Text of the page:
Chicago's Yakuza, fronted by vocalist and saxophonist Bruce Lamont,
concocted a thundering hybrid of
doom-metal, death-metal, jazz-rock and post-rock on
Way Of The Dead (Century Media, 2002).
Vergasso is as disorienting as it gets: a
ritualistic Tibetan "om", a saxophone imitating Buddhist trumpets,
a shower of tom-toms, and then... a metalcore riff-spitting guitar.
Miami Device opens with sax effects but it's mostly
frenzied quasi-grindcore replete with gargantuan roars ("mostly" because it
keeps changing dynamics).
Here and there the slow/fast mellow/violent contrasts bring out the theatrical
quality of this music, notably in Yama and
Lamont actually shouts a melodic refrain
over the extreme grindcore foundation of T.M.S.
Obscurity is all anger, speed and noise, but it also boasts the jazziest
Stronger ambitions emerge from the purely abstract instrumental Signal, but it's only two minutes long.
The album is mostly taken up by the 43-minute piece 01000011110011.
A feeble bolero beat channels the psychedelic intoxication of fluttering
saxophone wails that propagate like waves through an empty ether. The model
is Miles Davies' Bitches Brew, three decades old.
The overdubbed saxophone sounds explore and mix different timbres, never
forming a complete melody, never forging a narrative.
Ugly guitar noise bubbles up but quietly fade away.
Bass lines morph with echoes of the sax.
Lamont actually sang instead of just screaming
on the more elegant and varied Samsara (Prosthetic, 2006).
Here the classic line-up truly coalesced into an organic unit,
with guitarist Matt McClelland, bassist Ivan Cruz and drummer James Staffel
providing more than just the backbone for the leader's ideas.
Opener Cancer Of Industry already shows
rhythmic creativity before launching into a senseless breathless ride.
Only the brief Just Say Know outdoes it in terms of metal content.
And even the more orthodox bursts of metal hormones display more restrain and
class than on the first album.
The guitar pens both the implosion and the coda of
Dishonor in a highly dramatic manner.
The slower and melodic Plecostomus pairs
steady drumming and a loud distorted guitar, the latter
merging with studio effects that eventually derail the whole song.
Monkeytail opens with atmospheric exotic sax phrasing and features a
long instrumental intermezzo.
Similarly, 20 Bucks opens with a fairy-tale sax and percussion
before unleashing metalcore fury.
The trancey and eccentric Exterminator even sounds a bit like
Pink Floyd's Set the Controls for the Heart of the Sun
mixed with some energetic Van Der Graaf Generator
and closed with a powerful crescendo of polyrhythmic fantasy,
raga-tinged guitar and a terrified litany.
Another prolonged soliloquy, Glory Hole,
keeps the drums under control even when the guitar noise reaches unbearable
The nine-minute Back To The Mountain admits the split personality,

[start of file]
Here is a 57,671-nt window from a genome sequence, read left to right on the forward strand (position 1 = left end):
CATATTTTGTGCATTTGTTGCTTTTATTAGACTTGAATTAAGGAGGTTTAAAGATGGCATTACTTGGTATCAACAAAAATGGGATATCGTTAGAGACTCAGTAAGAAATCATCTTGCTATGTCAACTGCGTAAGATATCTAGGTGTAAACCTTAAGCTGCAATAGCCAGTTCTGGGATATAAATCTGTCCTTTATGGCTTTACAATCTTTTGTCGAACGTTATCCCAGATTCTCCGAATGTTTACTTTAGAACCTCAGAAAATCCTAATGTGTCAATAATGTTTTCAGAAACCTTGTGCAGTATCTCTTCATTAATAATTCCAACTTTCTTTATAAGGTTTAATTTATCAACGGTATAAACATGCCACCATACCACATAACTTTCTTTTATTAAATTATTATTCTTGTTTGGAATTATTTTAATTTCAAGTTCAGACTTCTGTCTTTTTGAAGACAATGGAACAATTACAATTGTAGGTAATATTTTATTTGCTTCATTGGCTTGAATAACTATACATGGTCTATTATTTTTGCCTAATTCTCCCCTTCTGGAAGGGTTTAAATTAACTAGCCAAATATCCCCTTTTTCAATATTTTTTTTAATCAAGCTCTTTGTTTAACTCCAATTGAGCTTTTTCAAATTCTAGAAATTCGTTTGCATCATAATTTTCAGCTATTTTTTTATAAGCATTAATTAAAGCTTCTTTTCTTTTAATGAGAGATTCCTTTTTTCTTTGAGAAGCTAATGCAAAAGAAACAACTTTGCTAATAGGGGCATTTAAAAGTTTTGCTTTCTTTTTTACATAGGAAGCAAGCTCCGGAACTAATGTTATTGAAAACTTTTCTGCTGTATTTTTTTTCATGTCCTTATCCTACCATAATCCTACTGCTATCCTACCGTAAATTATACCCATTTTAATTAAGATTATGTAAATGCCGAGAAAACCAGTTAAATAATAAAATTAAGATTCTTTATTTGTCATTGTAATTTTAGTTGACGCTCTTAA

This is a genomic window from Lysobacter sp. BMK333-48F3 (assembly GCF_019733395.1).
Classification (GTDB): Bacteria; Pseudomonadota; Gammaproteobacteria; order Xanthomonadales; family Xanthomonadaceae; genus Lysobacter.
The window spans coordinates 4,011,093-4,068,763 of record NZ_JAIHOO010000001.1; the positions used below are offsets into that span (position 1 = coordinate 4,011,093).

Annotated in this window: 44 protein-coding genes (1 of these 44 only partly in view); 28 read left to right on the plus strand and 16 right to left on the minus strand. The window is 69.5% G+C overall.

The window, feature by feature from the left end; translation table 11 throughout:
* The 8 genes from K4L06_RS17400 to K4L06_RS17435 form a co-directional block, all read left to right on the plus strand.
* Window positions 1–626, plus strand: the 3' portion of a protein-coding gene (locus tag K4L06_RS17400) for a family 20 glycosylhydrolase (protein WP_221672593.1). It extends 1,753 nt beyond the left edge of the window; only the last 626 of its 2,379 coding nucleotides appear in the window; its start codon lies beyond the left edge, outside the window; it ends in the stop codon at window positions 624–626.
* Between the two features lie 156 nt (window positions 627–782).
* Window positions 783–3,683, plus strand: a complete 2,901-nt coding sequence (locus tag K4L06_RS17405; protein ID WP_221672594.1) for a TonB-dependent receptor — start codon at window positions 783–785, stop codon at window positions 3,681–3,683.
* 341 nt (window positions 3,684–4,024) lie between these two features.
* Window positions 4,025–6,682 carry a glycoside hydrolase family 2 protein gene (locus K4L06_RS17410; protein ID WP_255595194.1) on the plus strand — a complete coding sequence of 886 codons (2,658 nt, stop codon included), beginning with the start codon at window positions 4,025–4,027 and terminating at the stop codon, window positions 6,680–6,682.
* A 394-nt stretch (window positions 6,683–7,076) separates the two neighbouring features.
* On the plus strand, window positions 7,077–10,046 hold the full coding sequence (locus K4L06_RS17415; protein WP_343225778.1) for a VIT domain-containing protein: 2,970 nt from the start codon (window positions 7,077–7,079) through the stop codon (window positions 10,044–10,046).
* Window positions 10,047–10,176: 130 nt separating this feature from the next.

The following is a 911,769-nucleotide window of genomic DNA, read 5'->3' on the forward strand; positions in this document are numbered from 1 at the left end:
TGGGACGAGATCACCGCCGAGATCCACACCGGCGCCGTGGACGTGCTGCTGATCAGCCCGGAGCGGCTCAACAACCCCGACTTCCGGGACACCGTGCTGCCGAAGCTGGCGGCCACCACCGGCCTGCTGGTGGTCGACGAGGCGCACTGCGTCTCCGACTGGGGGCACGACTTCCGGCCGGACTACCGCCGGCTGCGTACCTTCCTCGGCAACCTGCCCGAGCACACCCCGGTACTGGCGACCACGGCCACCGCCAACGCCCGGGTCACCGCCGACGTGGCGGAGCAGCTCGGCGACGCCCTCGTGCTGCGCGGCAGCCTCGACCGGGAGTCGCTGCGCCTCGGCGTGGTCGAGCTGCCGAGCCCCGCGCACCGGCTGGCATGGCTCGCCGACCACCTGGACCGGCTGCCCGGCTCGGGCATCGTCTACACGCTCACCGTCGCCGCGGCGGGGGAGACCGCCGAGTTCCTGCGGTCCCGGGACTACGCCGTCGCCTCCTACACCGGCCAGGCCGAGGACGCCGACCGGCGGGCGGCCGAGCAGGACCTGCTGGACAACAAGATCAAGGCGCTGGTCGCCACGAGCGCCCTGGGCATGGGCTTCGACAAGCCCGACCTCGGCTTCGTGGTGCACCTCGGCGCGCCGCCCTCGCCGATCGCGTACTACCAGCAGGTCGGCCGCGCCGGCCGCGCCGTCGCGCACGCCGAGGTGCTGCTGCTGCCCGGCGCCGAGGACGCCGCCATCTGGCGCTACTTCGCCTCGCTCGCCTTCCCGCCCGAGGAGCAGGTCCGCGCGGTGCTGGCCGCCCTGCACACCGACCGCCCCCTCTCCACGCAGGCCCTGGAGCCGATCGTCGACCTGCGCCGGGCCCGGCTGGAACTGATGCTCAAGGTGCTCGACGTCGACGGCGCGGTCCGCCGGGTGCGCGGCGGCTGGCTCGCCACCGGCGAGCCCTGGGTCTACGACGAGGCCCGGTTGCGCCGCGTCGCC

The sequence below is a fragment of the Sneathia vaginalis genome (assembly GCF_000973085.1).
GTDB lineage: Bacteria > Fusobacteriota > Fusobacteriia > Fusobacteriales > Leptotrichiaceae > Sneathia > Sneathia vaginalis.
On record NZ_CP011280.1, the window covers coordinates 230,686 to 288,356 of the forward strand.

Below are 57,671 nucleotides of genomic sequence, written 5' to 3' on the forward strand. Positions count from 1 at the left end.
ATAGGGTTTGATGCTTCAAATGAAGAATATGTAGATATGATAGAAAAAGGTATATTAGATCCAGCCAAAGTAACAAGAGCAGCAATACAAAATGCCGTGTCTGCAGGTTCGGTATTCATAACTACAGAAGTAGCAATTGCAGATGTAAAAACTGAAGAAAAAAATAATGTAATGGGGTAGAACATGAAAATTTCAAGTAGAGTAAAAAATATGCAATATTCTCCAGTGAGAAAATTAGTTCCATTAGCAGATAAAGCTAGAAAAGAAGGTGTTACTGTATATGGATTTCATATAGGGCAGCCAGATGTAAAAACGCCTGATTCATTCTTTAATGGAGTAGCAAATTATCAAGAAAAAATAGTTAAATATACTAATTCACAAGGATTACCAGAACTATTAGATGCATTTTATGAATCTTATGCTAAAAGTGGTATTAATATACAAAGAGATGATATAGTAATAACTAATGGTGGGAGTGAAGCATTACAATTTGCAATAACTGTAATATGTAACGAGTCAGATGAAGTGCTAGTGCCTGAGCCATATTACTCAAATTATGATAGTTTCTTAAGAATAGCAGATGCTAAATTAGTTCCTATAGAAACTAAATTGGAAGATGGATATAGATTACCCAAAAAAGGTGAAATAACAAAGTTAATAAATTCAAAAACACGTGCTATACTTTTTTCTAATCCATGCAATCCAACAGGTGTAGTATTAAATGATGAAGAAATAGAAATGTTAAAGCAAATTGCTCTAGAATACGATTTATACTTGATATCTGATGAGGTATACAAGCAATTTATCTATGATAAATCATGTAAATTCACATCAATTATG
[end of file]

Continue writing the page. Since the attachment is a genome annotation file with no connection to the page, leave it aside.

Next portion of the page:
alternating between quiet sax-driven passages and brutal guitar
Absorbing the whole album in one session is tough: there is so much to
taste. Amid the sensory overload the weakest link remains the vocals,
never truly impressive and sometimes even detracting from the overall
Transmutations (Prosthetic, 2007) was their weakest album, too often
sounding like a blatant attempt to lure the Neurosis/ Isis crowd.
The sorrowful croon of Meat Curtains alternating with sudden bursts
of black metal is just not credible.
Some songs sound like failed, amateurish pop-metal (Perception Management, Zombies).
The one piece that stands out, because it is so different, is the
gothic nightmare The Blinding.
Raus boasts clean singing and a folkish lullaby, and betrays Lamont's main and more sincere influence: King Crimson-ian melody and King Crimson-ian melodrama.
Lamont's singing (never the band's main asset) got even more polished on
Of Seismic Consequence (Profound Lore, 2010).
Yakuza was never at its best when aping Mastodon or Neurosis, and here
those impulses are minimized.
The Ant People sounds like a continuation of The Blinding.
Deluge sounds like the soundtrack of a funereal procession.
In between the album is mostly taken up by two lengthy fantasies.
The Middle-eastern flavor of Be That as It May gets pulverized by
the galloping guitar noise of the second half but also migrates into the
poppy melody that keeps surfing that noise.
The eleven minutes Farewell to the Flesh reenacts
King Crimson-ian pomp and, in general,
stereotypes of prog-rock.
Lamont's delivery and the band's performance is often minimal, almost bored
The metal bursts (Stones and Bones for all of them)
are a distration, not an attraction.
The unlikely balance of visceral energy and eccentric intensity was
Yakuza's main asset. In this album that album is broken, leaving some
trivial metalcore songs and lengthy prog-metal with little pathos,
and no bridges between the two fields.
Beyul (Profound Lore, 2012) contains the
eight-minute Man Is Machine and unfurls in the same unpredictable,
chaotic, irregular manner with possibly just more prog-metal melodrama.
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